Of those four environments, which one is the hardest for you to shoot? What advice can you give on getting good shots of that particular environment?

Any environment you photograph comes with its own set of challenges, such as inclement weather, extreme temperatures, excessive crowds, renovation or construction, equipment failure, and legal restrictions.

Personally, I think the sea is probably the most difficult to photograph, simply because it involves the largest number of factors that are generally out of your control — the light, the rising and falling tide, and inclement weather and winds (although a plastic bag filled with rocks and tied to a tripod works wonders to keep the image steady). But when it all comes together, the results can be amazing. With high risk comes great rewards!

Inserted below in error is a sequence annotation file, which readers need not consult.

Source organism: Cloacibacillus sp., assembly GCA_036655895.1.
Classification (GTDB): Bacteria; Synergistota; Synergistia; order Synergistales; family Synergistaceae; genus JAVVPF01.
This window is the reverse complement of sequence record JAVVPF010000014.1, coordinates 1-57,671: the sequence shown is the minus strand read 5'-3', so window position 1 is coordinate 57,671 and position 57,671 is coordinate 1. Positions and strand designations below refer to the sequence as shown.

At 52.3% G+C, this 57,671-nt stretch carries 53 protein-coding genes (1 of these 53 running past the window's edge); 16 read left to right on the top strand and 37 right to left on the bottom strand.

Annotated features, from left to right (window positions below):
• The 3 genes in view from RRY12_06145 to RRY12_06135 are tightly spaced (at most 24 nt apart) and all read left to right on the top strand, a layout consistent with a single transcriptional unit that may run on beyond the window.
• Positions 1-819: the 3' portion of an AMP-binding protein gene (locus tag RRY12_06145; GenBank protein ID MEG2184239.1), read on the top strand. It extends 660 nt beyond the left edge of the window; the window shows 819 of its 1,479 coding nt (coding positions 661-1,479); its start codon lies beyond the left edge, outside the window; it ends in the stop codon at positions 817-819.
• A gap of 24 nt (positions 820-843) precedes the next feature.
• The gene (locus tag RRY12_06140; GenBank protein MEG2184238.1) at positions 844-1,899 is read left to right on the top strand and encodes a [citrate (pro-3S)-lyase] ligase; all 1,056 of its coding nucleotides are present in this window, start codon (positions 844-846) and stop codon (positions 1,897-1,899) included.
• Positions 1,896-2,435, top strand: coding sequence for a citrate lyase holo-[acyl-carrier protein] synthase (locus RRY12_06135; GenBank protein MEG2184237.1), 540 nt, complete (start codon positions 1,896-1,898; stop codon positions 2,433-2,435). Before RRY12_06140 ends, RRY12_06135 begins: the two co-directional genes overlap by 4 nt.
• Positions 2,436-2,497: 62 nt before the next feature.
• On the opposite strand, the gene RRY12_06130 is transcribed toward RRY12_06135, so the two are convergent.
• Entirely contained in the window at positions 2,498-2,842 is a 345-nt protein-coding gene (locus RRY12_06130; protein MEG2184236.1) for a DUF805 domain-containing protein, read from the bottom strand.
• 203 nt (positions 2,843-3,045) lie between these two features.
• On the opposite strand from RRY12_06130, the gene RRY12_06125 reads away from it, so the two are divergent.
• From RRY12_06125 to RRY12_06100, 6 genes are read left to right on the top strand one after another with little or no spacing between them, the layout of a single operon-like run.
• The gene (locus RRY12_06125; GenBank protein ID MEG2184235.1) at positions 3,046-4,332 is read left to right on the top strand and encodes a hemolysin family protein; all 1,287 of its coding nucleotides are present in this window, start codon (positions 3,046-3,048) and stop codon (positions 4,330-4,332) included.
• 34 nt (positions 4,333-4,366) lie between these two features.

What mood, feelings, or thoughts do you hope your photos inspire in your viewers?

I want my photos to inspire people to get out there and see the world. My images are usually a blend of multiple exposures taken over several hours with a locked down tripod — a technique that photographer Elia Locardi is known for.

While a conventional photo has the ability to capture a singular moment in time, a time-blend using multiple exposures has the power to capture an entire spectrum of events in a single image: from the vivid colors of a sunset sky and the deep Blue Hour after the sun has set, to the warm glow of lights from a town or city. All of these, when combined, provide the viewer with a beautiful photo that possesses additional depth and creates a more immersive experience.


What are some of your favorite lessons that you’ve learned as you travel?

Travel for yourself. Enjoy the moment you’re in and try not to focus too much on making sure that everyone knows you’re having a great time. The high you get from social feedback will fade quickly, but the memories will stay with you for much longer. Smell the air, pay attention to the light and weather in front of you, listen to the noises, and of course take some great photos — but be sure to look up from your camera every now and then too!